Department Environmental Chemistry

Open master thesis topics 2020

Analysis of antibiotics in sewage sludge and compost using LC-MS/MS

Preferred starting date: Mid 2020

Antibiotics are widely used pharmaceuticals that pose a risk to the aquatic environment and through antibiotic resistance potentially also to human health. Antibiotics usually end up in wastewater treatment plants (WWTPs) where parts of them are degraded. However, relevant concentrations can still enter the environment via the treated water or via sludge that is used in many countries as agricultural soil amendment.

In Switzerland, the agricultural use of sewage sludge has been banned. However, it I discussed to what extent residues from composting toilets (often mixtures of feces and sawdust) are permitted to be used as fertilizer. The number of public composting toilets in Switzerland is increasing and the potential environmental risks of their residues need to be assessed.

Hence, in this study we investigate sludge samples of WWTPs for selected antibiotics to investigate per capita fluxes for Switzerland. Furthermore, levels of antibiotics in fecal compost samples are determined and compared to sludge levels. The results will contribute to assessing the risk of using sludge or fecal compost for agricultural purposes.

In this project, the student is able to develop comprehensive skills related to the chemical analysis of trace organic pollutants in complex sample matrices.

  • Method optimization/validation for the analysis of selected antibiotics in sewage sludge and compost
  • Sample preparation of sludge and compost samples (extraction and clean-up procedures)
  • Chemical analysis of processed samples with LC-MS/MS
  • Statistical analysis, evaluation of mass flows and data interpretation

Supervision by: Lena Schinkel, Christa McArdell, Juliane Hollender and Michael Berg



Evaluation of organic micropollutant abatement in advanced wastewater treatment

Starting date: as soon as possible

Short description:

The presence of micropollutants in treated wastewater is of increasing concern, due to their release and potential impacts to organisms in receiving waters and drinking water resources downstream of wastewater treatment plants (WWTPs). The new Swiss water protection act implemented as of January 2016 aims at reducing the concentrations of these compounds through advanced wastewater treatment. Ozonation and treatment with powdered activated carbon (PAC) are the methods of choice to reach a sufficient abatement of micropollutants. However, the application of granular activated carbon (GAC) and the combination of ozonation with activated carbon treatment are currently under investigation to evaluate their potential to fulfill the requirements of the new water protection act.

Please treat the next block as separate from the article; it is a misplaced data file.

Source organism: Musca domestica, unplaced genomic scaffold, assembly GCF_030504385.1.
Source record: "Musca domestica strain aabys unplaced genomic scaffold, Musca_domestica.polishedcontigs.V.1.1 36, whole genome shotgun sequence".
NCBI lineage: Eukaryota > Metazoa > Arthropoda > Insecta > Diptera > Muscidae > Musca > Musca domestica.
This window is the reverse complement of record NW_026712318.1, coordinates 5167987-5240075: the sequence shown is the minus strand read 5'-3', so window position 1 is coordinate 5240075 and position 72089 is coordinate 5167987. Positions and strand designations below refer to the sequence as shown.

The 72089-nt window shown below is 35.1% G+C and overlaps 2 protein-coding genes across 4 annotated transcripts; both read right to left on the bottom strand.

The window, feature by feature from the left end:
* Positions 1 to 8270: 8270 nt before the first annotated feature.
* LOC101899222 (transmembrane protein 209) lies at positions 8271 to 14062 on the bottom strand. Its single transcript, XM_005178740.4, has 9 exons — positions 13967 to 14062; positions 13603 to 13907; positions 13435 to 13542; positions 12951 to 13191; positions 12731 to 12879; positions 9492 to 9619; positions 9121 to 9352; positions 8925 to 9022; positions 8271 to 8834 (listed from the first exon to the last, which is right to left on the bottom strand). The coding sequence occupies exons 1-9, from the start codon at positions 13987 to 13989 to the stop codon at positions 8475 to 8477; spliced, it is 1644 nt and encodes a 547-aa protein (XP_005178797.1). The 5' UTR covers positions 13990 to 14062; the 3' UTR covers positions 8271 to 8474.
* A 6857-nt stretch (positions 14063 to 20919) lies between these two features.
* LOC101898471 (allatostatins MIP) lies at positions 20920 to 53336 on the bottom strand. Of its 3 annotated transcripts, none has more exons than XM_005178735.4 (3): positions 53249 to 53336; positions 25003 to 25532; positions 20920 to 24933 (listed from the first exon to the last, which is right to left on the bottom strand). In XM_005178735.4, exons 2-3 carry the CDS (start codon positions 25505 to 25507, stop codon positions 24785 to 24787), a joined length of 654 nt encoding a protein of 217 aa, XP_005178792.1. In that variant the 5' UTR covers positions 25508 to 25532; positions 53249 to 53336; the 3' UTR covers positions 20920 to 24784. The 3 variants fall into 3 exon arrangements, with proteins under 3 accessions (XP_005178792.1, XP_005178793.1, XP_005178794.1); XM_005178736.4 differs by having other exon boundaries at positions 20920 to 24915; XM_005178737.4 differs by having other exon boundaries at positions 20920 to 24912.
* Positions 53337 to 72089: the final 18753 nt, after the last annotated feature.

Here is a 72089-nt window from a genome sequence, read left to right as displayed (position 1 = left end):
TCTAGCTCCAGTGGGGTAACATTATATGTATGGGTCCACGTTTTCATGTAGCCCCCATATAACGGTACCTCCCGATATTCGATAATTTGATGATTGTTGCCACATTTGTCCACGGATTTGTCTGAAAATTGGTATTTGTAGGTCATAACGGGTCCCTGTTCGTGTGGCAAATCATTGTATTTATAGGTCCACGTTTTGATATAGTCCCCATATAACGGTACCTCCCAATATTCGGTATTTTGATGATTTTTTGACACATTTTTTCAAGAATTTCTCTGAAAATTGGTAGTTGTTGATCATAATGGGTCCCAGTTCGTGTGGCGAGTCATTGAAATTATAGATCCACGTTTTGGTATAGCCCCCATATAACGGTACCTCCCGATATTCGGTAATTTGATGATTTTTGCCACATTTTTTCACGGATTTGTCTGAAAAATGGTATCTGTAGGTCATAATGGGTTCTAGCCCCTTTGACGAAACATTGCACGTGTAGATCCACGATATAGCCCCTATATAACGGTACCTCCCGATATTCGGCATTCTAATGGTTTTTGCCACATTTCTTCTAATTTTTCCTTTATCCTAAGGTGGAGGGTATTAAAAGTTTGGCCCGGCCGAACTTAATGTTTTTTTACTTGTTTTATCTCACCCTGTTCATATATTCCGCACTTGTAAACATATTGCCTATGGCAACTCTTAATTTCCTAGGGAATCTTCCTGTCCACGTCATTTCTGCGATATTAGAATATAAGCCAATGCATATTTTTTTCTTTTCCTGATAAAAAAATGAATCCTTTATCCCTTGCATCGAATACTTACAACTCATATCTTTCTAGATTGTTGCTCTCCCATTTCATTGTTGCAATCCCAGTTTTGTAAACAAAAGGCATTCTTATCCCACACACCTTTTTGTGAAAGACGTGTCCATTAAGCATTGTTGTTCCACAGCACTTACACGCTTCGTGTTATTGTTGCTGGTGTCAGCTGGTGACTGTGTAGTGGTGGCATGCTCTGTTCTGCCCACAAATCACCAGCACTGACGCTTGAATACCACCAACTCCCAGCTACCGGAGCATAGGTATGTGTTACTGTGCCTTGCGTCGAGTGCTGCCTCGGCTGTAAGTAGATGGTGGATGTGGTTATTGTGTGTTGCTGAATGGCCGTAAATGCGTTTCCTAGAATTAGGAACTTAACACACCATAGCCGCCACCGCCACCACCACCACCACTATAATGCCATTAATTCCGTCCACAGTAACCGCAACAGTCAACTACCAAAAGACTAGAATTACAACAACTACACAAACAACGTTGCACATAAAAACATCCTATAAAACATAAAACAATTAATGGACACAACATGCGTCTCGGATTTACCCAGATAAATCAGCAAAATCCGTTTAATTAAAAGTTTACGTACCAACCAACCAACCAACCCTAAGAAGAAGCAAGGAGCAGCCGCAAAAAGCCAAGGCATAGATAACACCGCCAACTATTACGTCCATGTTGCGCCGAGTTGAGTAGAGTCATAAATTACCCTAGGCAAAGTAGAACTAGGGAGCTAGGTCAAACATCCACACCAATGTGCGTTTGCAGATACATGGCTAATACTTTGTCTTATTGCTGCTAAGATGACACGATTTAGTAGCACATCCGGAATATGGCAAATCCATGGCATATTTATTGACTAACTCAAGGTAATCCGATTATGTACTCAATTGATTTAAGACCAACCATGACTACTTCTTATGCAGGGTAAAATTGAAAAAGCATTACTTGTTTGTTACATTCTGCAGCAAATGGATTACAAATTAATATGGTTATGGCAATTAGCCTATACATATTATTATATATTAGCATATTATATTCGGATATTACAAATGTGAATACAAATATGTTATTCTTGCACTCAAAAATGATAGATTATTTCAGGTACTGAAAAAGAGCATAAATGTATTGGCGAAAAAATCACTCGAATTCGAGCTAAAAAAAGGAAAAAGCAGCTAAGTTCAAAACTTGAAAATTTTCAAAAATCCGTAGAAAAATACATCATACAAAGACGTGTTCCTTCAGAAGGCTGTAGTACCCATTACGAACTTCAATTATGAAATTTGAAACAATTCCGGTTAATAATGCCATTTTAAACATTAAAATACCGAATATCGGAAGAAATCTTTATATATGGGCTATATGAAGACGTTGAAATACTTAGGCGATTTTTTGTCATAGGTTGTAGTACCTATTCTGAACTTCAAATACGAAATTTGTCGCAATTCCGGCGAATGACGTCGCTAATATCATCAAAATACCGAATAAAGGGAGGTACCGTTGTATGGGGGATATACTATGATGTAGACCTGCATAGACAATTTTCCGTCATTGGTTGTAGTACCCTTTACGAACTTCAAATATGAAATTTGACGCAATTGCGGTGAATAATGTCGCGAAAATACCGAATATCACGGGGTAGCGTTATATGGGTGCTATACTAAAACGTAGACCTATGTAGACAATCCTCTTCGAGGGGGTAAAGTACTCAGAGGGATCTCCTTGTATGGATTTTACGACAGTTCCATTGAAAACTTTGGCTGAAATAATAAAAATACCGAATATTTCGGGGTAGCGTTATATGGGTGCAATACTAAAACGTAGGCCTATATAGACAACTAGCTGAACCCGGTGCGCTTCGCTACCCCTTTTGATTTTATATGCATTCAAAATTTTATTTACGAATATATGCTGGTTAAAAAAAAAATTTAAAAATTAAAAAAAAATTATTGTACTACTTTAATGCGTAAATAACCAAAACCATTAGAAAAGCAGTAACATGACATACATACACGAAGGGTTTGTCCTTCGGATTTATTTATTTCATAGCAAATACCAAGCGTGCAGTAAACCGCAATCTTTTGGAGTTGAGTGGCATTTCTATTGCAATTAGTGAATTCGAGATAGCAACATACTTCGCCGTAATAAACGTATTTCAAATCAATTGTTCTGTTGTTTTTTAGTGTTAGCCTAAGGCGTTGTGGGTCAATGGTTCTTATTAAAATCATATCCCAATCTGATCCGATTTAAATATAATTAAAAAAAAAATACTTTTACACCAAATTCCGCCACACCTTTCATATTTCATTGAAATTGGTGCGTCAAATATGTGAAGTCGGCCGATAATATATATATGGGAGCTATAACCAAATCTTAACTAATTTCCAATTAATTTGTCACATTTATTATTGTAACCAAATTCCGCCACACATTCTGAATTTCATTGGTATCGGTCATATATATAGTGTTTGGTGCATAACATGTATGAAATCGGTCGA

Within the context of the SCREEN-O3TP project, samples have been collected from three WWTPs with GAC and PAC treatment, with and without a pre-treatment with ozone. The aim of this master’s thesis is to quantify the abatement of known micropollutants during advanced wastewater treatment and compare these efficiencies among the different study locations. Also known ozonation transformation products will be evaluated for their fate in GAC and PAC post-treatments. The student will learn how to conduct a quantitative target and qualitative suspect screening for measurement acquired with liquid chromatography coupled to high-resolution mass spectrometry (LC-HRMS). He/she will also become acquainted with up-to-date wastewater treatment technologies applied in full scale in Swiss WWTPs. Since all measurements are already done, this master thesis does not involve lab work, but insight can be gained.

Keywords: LC-HRMS, advanced wastewater treatment, target and suspect screening, ozonation transformation products

Supervisors: Christa McArdell & Jennifer Schollee

Does enzyme evolution generated through changes of substrate specificity induce different O2 activation pathways

Preferred start date: Spring 2020

Short Description:

The faulty oxygenation of xenobiotic compounds leads to the formation of reactive oxygen species (ROS) after O2 activation. Those ROS are thought to promote mutations that ultimately lead to the adaptation of exposed microorganisms and their enzymatic machinery to new carbon sources.
In this master thesis we will test this hypothesis by assessing several biochemical indicators for O2 activation and substrate specificity using a microbial strain that has evolved through a substrate adaption processes.